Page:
When you apply for a loan, your agreement will have either a fixed or an adjustable interest rate. A fixed interest rate is just that – an interest rate that does not change throughout the life of the loan. An adjustable interest rate will change as market conditions change and interest rates rise and fall across the economy. Determining the best agreement structure for your business depends largely on the type of loan you're looking to take out, the economy's current market conditions and the length of your loan term.
Booming economic conditions precipitate rising interest rate environments. This happens when the Federal Reserve raises interest rates to curb inflation. In falling interest rate environments, the Fed lowers interest rates to spur economic growth. As of October 2018, the U.S. economy has been steaming forward into its most productive years since the Great Recession. This has created a rising rate environment where the Fed is looking to stifle runaway economic growth and prevent inflation.
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It may seem straight forward, but there are many factors that go into choosing between a fixed and adjustable interest rate loan. This can be confusing, so it's important to understand the difference between the two types of interest rates as well as the pros and cons of each. [Interested in getting a business loan? Check out our best picks of providers.]
Fixed interest rates
Fixed interest rates make it easier to predict how much your loan will cost you. Because your interest rate remains fixed throughout the life of your loan, you can easily understand exactly how much you'll be paying for your loan.
A major advantage to fixed interest rates is having the opportunity to lock in a loan for a low cost as rates rise. The predictability and advantage can only be reaped if rates continue to rise. If they fall, you'll be on the hook for a higher interest rate than the rest of the market.
The main difference between fixed and adjustable interest rates comes down to risk. Fixed interest rates, while the more conservative choice, could mean you end up paying more for your loan than others. Adjustable interest rates are more of a gamble.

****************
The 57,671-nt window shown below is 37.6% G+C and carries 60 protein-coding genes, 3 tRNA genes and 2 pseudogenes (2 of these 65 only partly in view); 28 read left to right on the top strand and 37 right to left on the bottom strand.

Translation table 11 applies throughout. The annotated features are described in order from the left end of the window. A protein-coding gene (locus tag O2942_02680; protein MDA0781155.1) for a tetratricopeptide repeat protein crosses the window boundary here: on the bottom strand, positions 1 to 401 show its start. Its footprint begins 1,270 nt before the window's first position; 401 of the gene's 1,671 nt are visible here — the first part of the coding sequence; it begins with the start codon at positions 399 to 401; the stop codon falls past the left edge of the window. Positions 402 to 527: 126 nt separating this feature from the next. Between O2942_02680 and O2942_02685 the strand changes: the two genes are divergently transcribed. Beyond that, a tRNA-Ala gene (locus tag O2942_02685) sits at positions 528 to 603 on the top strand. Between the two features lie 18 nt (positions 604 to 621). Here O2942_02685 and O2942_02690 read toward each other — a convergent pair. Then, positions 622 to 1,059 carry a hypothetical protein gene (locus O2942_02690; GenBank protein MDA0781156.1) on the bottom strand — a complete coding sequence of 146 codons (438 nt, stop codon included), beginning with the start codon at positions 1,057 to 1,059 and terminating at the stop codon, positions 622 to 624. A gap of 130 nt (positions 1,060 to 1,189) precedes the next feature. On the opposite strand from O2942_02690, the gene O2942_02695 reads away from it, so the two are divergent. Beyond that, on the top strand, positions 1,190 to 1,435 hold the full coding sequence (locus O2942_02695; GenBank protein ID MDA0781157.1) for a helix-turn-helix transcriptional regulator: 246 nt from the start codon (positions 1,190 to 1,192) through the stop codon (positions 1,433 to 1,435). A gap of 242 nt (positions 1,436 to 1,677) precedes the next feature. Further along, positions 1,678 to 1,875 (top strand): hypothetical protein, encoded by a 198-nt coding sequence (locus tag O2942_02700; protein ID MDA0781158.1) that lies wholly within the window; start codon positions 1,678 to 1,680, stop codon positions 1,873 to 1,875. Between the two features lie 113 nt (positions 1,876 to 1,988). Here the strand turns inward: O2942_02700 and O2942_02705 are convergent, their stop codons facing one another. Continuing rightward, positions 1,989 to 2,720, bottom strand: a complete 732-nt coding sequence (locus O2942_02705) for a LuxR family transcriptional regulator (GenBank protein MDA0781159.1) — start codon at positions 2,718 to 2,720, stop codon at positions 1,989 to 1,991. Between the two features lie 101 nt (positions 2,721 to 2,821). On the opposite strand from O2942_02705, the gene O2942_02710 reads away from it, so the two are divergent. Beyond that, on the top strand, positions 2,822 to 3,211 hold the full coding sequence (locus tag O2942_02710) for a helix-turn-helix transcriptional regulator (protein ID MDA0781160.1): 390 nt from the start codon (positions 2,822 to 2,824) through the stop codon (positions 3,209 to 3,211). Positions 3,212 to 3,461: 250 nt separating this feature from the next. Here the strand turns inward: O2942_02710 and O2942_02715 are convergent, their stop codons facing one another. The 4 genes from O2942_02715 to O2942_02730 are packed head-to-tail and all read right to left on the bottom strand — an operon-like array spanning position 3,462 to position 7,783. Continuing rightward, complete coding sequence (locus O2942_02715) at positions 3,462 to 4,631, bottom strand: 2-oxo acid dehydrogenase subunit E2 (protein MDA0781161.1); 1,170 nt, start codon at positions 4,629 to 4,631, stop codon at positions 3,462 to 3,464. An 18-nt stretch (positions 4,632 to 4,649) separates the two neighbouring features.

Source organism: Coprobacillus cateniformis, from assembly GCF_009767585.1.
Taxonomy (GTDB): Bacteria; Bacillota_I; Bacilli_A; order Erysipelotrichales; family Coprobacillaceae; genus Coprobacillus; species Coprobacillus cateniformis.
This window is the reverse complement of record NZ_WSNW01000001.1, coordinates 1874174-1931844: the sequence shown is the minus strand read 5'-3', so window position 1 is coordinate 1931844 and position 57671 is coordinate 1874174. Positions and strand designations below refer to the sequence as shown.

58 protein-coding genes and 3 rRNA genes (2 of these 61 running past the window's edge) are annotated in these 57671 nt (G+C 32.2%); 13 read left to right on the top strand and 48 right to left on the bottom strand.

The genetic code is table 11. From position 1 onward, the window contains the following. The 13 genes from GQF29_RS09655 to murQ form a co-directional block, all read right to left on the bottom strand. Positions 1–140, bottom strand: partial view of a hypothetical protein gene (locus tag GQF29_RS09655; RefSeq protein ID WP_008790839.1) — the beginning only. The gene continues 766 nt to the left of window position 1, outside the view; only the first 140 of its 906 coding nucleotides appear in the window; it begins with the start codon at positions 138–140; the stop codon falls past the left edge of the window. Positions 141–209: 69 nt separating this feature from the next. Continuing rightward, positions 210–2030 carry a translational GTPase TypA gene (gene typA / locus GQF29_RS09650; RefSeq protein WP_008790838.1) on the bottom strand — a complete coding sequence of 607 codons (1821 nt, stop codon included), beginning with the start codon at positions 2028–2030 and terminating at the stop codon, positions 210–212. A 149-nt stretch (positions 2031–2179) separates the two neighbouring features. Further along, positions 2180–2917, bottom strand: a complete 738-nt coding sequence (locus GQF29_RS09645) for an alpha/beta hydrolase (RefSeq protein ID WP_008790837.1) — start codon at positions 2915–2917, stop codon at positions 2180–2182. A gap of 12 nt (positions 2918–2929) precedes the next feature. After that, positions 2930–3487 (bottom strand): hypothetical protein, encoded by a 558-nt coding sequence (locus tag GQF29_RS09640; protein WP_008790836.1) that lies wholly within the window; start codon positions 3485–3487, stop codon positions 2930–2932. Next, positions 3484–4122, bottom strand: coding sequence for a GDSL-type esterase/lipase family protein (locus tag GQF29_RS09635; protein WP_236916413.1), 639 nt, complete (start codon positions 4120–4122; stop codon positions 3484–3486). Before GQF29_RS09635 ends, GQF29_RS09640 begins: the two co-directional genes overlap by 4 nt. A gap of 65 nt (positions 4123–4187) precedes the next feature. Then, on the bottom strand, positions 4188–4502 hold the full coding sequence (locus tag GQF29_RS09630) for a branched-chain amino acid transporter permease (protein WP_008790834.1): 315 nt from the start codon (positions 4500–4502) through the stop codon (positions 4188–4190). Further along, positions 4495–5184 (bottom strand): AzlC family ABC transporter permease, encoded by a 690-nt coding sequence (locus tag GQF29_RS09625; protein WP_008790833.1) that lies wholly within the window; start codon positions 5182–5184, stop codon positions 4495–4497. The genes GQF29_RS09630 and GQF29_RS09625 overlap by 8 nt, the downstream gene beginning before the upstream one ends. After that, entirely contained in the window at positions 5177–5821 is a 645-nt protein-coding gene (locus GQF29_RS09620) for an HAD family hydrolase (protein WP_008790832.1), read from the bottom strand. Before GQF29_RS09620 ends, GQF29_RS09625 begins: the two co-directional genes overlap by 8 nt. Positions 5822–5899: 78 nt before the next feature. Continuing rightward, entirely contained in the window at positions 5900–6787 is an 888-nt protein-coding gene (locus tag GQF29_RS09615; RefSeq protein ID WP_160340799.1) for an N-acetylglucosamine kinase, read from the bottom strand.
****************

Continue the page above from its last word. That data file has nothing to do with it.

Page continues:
"The nice thing about a fixed rate loan in any interest rate environment is you know what you're going to pay and for how long," Cussen said. "With an adjustable rate, there's always a level of uncertainty."
Adjustable interest rates
Both a pro and con for adjustable interest rates is that they're flexible and will change throughout the course of your loan. The pro in this situation is they could be less expensive over time as interest rates fluctuate.
"If interest rates are high, then an adjustable rate loan may be more attractive if interest rates are starting to come down," Cussen said. "Because then your payments may go down overtime instead of up."
The key to adjustable interest rates is assessing current market conditions. View the past few quarters of Fed policy, anticipate growth or economic slowdowns or analyze your own businesses revenue and productivity. For long-term loans, adjustable interest rates may only make sense if interest rates are falling.
If you're looking into short-term loans in a rising rate environment, however, you may be able to take an adjustable rate and not have to worry about rate increases – your own increased revenue (if you're reaping the benefits from the positive economic times) could offset a minor interest rate increase. This will, of course, depend largely on your business's own economic situation and borrowing goals.
The longer your loan term, the bigger the weight on your decision between fixed and adjustable rates. If you're in a rising rate environment looking for a long-term loan, Cussen said it's best to lock in a long-term loan as soon as possible. This ensure you'll get the best rate you can.
If you're looking for a short-term loan, it decision between fixed and adjustable interest rates holds less weight. If you're in the market for a business loan, Cussen said it's a good idea to move quickly and try and work with multiple lenders.
"Don't be afraid to shop around," he said. "See if you can get prequalified, because if you can tell a lender you've been prequalified by some other lenders, that may give them more leverage."